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Author Topic: Turner Classic Movies
Timothy-
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Post Turner Classic Movies
on: August 24, 2018, 15:04
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I don't know why I haven't done this before now. I occasionally watch movies on TCM, and not just Casablanca. In the past couple of weeks I've watched several good movies, including Pillow Talk, Charade, and Run Silent, Run Deep (having previously seen The Enemy Below, which inspired the Star Trek episode "Balance of Terror") Today I just finished, and plan to discuss, The Comedy of Terrors starring Vincent Price, Peter Lorre, Boris Karloff, Basil Rathbone, and Joyce Jameson, with Joe E. Brown and Rhubarb the cat (who really steals the show as Cleopatra).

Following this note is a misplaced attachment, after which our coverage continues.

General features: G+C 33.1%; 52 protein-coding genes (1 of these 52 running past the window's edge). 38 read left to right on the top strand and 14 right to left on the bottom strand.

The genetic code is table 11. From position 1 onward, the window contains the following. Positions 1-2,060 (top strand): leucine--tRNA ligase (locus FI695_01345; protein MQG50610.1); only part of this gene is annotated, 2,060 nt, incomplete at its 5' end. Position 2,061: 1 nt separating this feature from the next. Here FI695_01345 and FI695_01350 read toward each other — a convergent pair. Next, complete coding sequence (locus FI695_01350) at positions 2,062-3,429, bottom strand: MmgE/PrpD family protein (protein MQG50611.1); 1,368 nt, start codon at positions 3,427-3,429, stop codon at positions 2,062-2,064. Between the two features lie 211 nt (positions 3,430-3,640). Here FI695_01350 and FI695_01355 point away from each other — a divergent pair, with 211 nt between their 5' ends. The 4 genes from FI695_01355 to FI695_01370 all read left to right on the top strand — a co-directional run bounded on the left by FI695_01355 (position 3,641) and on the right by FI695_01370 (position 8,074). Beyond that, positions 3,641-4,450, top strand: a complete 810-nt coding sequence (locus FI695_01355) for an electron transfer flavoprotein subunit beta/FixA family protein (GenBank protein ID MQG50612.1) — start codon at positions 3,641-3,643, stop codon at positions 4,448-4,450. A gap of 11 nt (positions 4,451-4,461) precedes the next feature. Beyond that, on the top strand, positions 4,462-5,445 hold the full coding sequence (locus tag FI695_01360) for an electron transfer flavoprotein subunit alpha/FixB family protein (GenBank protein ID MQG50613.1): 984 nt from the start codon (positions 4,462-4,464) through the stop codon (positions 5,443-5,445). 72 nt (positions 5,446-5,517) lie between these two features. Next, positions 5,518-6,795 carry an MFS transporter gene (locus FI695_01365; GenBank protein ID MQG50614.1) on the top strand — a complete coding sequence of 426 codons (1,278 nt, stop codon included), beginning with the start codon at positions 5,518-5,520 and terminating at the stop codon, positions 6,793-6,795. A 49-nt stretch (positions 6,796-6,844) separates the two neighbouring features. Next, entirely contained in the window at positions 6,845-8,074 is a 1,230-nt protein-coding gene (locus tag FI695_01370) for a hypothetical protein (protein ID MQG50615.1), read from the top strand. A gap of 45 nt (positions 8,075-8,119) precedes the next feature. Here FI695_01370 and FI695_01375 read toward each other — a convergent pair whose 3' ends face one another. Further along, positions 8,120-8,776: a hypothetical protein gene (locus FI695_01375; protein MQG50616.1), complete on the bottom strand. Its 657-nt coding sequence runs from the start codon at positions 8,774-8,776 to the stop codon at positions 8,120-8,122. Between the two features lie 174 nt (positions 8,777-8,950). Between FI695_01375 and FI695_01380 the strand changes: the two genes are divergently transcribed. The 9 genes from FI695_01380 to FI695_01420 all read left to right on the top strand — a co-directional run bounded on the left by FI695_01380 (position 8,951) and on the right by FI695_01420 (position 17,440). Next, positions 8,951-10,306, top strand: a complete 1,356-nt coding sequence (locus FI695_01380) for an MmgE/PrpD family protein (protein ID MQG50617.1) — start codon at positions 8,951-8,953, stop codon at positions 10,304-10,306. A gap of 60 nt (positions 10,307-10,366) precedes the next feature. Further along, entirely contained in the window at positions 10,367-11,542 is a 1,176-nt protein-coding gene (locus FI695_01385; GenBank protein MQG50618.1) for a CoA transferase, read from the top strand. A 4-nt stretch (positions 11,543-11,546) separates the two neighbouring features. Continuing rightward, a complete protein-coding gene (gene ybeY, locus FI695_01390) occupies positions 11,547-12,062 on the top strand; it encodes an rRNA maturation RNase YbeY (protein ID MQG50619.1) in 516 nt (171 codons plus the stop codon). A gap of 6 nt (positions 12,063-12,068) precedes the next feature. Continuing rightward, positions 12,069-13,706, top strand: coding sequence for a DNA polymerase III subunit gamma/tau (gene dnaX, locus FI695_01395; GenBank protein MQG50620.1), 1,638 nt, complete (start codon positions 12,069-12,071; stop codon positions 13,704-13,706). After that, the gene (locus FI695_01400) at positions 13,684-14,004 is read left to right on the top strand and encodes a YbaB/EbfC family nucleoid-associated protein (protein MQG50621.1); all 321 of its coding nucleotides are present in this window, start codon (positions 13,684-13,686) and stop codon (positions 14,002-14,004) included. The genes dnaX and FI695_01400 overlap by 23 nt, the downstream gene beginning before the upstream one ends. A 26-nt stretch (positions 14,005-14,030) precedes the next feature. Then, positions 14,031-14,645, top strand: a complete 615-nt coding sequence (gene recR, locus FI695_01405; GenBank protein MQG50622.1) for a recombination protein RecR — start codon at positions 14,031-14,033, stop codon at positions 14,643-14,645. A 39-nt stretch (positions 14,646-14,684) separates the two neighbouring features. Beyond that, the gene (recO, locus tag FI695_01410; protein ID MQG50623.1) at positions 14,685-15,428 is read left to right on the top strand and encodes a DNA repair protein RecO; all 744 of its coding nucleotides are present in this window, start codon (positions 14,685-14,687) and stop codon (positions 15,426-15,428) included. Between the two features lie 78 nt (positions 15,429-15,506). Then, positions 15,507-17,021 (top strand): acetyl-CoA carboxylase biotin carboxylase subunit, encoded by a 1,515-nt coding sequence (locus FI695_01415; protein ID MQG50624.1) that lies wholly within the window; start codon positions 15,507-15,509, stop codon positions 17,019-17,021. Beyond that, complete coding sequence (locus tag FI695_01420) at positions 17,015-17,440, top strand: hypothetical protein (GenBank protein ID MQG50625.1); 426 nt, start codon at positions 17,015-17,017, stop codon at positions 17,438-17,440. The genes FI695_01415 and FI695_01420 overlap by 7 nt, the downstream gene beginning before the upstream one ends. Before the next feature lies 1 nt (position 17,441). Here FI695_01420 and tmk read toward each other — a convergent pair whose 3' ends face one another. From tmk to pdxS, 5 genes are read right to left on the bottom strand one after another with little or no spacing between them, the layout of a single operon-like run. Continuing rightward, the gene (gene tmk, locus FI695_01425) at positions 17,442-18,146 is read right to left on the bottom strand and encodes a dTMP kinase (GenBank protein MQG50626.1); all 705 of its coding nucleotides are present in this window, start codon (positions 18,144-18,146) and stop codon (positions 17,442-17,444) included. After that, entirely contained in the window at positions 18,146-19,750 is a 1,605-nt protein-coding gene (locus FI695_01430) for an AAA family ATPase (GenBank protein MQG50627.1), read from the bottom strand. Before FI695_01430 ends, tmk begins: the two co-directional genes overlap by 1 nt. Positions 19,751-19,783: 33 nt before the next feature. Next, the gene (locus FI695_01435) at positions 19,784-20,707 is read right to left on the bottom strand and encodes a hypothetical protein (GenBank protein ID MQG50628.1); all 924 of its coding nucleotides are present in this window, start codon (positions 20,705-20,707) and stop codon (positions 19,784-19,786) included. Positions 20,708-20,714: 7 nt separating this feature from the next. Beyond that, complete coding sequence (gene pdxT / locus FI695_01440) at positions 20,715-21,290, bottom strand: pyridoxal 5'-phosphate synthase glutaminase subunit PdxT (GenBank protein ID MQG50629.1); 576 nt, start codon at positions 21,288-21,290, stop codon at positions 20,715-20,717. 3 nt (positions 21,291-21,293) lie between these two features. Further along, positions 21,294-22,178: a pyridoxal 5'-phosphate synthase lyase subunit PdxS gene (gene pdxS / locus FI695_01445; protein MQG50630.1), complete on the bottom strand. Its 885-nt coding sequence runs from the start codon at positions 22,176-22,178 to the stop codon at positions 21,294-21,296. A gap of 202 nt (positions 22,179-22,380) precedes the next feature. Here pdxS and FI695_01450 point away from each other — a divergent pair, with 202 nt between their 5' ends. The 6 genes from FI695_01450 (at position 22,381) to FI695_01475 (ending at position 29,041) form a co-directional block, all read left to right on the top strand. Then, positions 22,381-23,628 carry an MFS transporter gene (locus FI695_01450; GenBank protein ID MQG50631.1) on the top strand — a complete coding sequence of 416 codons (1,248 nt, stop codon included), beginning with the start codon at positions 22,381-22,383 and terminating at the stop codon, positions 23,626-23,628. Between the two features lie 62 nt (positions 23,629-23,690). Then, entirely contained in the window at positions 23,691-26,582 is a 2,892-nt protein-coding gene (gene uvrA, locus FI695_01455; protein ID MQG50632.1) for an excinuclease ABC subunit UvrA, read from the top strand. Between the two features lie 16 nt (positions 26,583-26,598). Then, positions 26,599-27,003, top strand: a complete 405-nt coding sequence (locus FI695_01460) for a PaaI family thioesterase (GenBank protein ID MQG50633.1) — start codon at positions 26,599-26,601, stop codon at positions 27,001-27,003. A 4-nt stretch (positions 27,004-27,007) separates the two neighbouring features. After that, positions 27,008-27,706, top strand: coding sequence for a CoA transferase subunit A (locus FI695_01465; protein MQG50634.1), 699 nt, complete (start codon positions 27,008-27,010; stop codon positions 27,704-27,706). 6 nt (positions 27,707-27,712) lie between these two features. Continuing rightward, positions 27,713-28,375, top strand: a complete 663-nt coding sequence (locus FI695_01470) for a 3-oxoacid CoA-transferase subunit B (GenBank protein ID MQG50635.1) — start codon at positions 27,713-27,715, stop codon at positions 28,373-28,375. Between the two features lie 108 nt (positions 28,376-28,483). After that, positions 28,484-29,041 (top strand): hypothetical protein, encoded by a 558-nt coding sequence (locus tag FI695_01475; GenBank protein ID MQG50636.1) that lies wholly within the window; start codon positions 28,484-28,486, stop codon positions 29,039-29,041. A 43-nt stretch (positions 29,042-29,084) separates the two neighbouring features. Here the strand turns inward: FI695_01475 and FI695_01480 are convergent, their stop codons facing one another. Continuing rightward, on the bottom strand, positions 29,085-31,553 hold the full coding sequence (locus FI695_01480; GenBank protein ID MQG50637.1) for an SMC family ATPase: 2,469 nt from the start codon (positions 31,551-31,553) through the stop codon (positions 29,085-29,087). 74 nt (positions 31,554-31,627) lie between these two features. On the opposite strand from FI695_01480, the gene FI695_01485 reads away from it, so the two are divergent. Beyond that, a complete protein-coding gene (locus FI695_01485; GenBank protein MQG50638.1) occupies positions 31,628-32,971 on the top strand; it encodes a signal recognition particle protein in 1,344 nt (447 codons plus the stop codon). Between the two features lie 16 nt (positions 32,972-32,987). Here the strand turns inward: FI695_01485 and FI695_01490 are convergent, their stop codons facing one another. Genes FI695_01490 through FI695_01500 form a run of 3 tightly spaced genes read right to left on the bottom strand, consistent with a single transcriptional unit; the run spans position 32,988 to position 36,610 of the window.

Price is Waldo Trumbull (Lorre pronounces his name "Tremble", to Trumbull's annoyance), a respectable man of business (a funeral home that he married into) who's actually a total crook. Lorre is his assistant, escaped bank robber ("I never confessed. They merely proved it.") Felix Gillie. Karloff is his senile partner, Hinchley, who spends most of his time unaware of what's going on around him (including the fact that the "medicine" Price tries to give him occasionally is labeled "Poison" with a skull and crossbones). Rathbone is their landlord, Mr. Black, who's rather displeased that Hinchley & Trumbull is a year in arrears on their rent, and reluctantly threatens eviction.